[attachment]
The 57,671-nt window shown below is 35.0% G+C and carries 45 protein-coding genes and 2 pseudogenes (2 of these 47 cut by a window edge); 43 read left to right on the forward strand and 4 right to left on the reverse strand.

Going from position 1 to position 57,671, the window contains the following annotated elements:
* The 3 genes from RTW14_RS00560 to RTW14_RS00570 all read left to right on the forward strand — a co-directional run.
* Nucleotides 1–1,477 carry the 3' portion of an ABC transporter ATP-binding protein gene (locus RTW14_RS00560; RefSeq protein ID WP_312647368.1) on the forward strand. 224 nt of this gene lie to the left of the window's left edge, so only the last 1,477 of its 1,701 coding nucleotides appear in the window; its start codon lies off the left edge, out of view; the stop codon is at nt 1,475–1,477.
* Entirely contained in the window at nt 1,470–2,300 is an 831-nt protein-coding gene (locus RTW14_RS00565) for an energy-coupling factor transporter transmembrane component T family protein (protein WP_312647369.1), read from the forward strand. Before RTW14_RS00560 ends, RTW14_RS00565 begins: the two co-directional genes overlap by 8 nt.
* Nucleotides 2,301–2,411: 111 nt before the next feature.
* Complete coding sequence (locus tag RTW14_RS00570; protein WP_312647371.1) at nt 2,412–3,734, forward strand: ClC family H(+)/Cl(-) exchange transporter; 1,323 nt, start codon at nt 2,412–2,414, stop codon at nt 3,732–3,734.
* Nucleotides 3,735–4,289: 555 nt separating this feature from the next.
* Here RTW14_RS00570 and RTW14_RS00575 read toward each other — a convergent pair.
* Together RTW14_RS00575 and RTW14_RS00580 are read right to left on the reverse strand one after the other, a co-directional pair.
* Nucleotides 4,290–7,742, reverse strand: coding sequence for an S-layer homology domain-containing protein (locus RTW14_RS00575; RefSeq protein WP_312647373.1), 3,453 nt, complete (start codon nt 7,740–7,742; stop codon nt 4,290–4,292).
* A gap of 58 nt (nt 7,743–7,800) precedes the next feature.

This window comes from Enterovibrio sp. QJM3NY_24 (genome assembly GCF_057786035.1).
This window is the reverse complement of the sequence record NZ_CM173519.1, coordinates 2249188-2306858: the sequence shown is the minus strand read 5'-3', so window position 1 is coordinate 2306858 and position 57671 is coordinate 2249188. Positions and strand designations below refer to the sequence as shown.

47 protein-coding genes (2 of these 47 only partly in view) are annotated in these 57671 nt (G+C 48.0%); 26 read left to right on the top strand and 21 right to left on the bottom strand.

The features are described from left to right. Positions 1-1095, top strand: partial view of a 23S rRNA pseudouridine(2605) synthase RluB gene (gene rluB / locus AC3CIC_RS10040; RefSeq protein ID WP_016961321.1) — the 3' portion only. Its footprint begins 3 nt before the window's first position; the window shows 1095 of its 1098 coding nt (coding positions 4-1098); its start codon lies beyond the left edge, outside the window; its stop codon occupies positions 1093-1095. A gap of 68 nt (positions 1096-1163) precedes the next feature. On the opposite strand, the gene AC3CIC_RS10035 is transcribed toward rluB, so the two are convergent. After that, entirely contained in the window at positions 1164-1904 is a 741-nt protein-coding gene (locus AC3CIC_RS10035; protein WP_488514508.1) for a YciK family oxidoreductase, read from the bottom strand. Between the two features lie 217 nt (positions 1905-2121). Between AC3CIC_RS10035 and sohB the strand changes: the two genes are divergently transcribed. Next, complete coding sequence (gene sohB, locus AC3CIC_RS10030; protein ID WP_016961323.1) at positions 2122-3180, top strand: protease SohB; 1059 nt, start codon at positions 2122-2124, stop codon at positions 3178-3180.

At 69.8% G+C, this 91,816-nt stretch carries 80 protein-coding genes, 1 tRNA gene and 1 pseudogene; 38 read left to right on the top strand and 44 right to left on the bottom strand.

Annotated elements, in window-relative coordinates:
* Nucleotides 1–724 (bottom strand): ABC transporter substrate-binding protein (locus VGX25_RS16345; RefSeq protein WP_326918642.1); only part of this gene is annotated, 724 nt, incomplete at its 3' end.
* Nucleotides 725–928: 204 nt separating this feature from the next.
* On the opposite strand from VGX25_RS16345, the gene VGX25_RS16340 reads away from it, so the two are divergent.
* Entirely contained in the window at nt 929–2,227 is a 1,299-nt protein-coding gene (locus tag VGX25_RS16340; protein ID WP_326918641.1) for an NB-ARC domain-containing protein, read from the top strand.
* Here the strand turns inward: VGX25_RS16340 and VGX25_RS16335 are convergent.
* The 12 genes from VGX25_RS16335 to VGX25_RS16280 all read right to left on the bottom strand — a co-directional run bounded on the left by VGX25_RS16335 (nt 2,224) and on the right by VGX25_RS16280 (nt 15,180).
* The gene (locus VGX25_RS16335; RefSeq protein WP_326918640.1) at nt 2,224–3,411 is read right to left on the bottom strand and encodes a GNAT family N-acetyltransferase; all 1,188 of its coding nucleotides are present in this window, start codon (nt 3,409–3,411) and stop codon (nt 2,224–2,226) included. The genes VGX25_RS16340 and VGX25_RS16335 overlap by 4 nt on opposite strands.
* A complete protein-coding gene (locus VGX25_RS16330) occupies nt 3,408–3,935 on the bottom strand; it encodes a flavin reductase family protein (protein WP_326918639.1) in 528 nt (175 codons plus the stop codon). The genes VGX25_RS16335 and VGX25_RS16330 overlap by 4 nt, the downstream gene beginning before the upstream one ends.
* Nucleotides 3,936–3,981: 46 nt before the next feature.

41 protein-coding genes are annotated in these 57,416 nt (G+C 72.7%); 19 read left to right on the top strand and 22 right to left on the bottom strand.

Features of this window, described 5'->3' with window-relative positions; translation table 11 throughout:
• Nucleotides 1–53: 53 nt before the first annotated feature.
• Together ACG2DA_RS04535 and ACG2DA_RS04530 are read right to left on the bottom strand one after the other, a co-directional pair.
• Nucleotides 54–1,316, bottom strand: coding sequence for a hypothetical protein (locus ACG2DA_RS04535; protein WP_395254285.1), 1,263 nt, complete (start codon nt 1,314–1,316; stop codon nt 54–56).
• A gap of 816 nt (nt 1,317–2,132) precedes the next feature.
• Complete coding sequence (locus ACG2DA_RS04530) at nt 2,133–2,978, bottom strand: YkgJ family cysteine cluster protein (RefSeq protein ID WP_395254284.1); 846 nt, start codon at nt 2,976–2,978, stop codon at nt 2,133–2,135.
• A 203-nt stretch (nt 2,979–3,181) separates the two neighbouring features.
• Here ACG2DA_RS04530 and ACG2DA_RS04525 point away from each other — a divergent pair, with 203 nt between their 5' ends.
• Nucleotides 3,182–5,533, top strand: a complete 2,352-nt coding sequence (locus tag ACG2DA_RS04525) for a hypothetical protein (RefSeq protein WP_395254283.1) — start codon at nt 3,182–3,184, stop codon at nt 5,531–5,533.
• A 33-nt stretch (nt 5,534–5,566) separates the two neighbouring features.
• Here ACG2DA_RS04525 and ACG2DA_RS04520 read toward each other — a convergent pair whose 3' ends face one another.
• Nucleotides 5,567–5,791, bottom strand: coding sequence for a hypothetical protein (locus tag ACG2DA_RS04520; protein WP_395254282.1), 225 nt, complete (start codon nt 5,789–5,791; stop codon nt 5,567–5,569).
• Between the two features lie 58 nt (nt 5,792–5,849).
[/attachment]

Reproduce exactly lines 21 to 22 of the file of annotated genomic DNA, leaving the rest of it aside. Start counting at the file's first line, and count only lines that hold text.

* On the opposite strand from VGX25_RS16345, the gene VGX25_RS16340 reads away from it, so the two are divergent.
* Entirely contained in the window at nt 929–2,227 is a 1,299-nt protein-coding gene (locus tag VGX25_RS16340; protein ID WP_326918641.1) for an NB-ARC domain-containing protein, read from the top strand.